A phase II randomized controlled study of pegylated liposomal doxorubicin and carboplatin vs. gemcitabine and carboplatin for platinum-sensitive recurrent ovarian cancer (GOTIC003/intergroup study)
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To compare the efficacy, safety, and tolerability profiles of pegylated liposomal doxorubicin and carboplatin (PLDC) with those of gemcitabine and carboplatin (GC) for the treatment of patients with platinum-sensitive recurrent ovarian cancer.
Ovarian cancer patients with recurrence > 6 months after first-line platinum and taxane-based therapies were randomly assigned to PLDC [pegylated liposomal doxorubicin 30 mg/m2 plus carboplatin area under the curve (AUC) 5 mg/mL/min on day 1] every 4 weeks or GC (gemcitabine 1000 mg/m2 on days 1 and 8 plus carboplatin AUC 4 mg/mL/min on day 1) every 3 weeks for at least 6 cycles. The primary endpoint was progression-free survival, and overall response rate, overall survival, toxicity, and dose administration were secondary endpoints.
One-hundred patients (49 PLDC; 51 GC) were randomly assigned. Over a median follow-up of 24 months, the median progression-free survival was 12.0 months (95% CI 9.2–15.0) for PLDC and 9.8 months (8.9–12.3) for GC [HR 0.69 (0.455–1.047)] with a difference of 2.2 months. The response rate was 57.1% (41.0–72.3) for PLDC and 56.4% (39.6–72.2) for GC. No obvious differences in toxicity (G3/4) were noted between arms. The median relative dose intensity of planned dose per week was 88.9% for pegylated liposomal doxorubicin and 53.1% for gemcitabine (p < 0.0001).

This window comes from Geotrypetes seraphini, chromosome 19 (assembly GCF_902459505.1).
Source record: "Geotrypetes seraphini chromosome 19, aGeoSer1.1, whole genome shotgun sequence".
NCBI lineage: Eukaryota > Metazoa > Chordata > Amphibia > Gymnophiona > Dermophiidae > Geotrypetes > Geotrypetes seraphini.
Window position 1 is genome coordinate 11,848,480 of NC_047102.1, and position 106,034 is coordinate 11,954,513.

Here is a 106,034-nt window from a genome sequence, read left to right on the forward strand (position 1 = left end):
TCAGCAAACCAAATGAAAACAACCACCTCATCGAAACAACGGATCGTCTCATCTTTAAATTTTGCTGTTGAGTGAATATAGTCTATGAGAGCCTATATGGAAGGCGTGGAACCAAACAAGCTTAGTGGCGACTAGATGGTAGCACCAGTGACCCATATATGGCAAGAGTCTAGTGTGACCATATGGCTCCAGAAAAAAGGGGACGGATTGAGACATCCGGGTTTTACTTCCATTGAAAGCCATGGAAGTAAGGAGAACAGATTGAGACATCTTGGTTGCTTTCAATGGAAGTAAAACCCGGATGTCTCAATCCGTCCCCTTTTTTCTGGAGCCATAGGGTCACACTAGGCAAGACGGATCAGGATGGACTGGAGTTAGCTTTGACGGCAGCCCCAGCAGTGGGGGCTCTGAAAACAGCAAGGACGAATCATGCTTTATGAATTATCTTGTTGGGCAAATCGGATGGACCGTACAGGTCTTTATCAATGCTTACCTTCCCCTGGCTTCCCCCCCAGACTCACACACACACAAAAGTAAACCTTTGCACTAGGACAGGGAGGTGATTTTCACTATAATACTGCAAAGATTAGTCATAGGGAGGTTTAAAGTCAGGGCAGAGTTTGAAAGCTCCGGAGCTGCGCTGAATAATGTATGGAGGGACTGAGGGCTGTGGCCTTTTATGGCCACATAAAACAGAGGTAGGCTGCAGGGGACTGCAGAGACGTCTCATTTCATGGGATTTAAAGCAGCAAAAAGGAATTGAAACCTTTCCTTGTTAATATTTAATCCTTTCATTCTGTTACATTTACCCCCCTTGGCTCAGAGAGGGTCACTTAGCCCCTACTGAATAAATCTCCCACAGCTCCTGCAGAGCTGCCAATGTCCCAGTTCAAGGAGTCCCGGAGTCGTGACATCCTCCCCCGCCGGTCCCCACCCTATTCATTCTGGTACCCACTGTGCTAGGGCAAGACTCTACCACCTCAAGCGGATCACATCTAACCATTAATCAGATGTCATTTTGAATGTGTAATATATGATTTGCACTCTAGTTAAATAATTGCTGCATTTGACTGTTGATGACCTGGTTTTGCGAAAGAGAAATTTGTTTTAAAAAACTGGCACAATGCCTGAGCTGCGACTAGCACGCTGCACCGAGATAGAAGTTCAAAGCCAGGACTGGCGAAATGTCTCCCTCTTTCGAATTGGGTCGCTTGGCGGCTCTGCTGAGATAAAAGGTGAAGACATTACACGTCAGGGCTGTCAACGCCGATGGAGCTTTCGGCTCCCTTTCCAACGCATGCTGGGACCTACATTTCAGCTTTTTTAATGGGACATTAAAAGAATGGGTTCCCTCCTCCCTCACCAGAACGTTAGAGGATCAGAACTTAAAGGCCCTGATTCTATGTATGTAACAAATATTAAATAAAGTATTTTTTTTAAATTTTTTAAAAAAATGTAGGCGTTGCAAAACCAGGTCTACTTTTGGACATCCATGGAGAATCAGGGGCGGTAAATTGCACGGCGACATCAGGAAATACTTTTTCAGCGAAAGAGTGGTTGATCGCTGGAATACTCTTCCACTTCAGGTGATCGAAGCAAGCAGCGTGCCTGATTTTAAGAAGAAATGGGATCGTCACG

PLDC and GC are both good treatment candidates for platinum-sensitive recurrent ovarian cancer patients; however, the dose intensity was lower for GC than for PLDC. PLDC had a more favorable risk–benefit profile than that of GC for patients.
KeywordsPlatinum-sensitive recurrent ovarian cancer Pegylated liposomal doxorubicin Gemcitabine Randomized clinical trial
We thank Izumi Kohara, Yoshie Ueki and staff of Global Clinical Research Coordinating Center of Kitasato University Hospital for general support of this trial, and Toshiharu Yamashita and Takaaki Takenaga for statistical support. We also gratefully acknowledge the participation of 100 women in this trial. This study was presented in part at the 20th Biennial meeting of the European Society of Gynaecological Oncology (ESGO2017), November 4–7, 2017, Vienna, Austria and the 17th biennial meeting of the international gynecologic cancer society (IGCS2018), September 14–16, 2018, Kyoto, Japan.
This study was supported by Janssen Pharmaceutical K.K. and the Japan Society of Clinical Oncology Clinical Research Program Grant. The study was performed and analyzed independently by the study groups (GOTIC and Intergroup in Japan).
Compliance with ethical standards
Conflict of interest
The authors declare no conflict of interest.
Jichi Medical University, Kurume University School of Medicine, Saitama Medical University International Medical Center, Tottori University School of Medicine, National Defense Medical College Hospital, Osaka University Graduate School of Medicine, Kyushu University, Shizuoka Cancer Center Hospital, Yamagata University School of Medicine, Kansai Rosai Hospital, Iwate Medical University, Kosei Hospital, The Jikei University School of Medicine, Kashiwa Hospital, Hirosaki University School of Medicine & Hospital, Nara Medical University Hospital, Niigata University Medical and Dental Hospital, Mie University Hospital, Ehime University Hospital, Hyogo Medical College Hospital, Miyoshi Central Hospital, Nagaoka Red Cross Hospital, NHO Shikoku Cancer Center, Niigata Cancer Center Hospital, Tottori Municipal Hospital.
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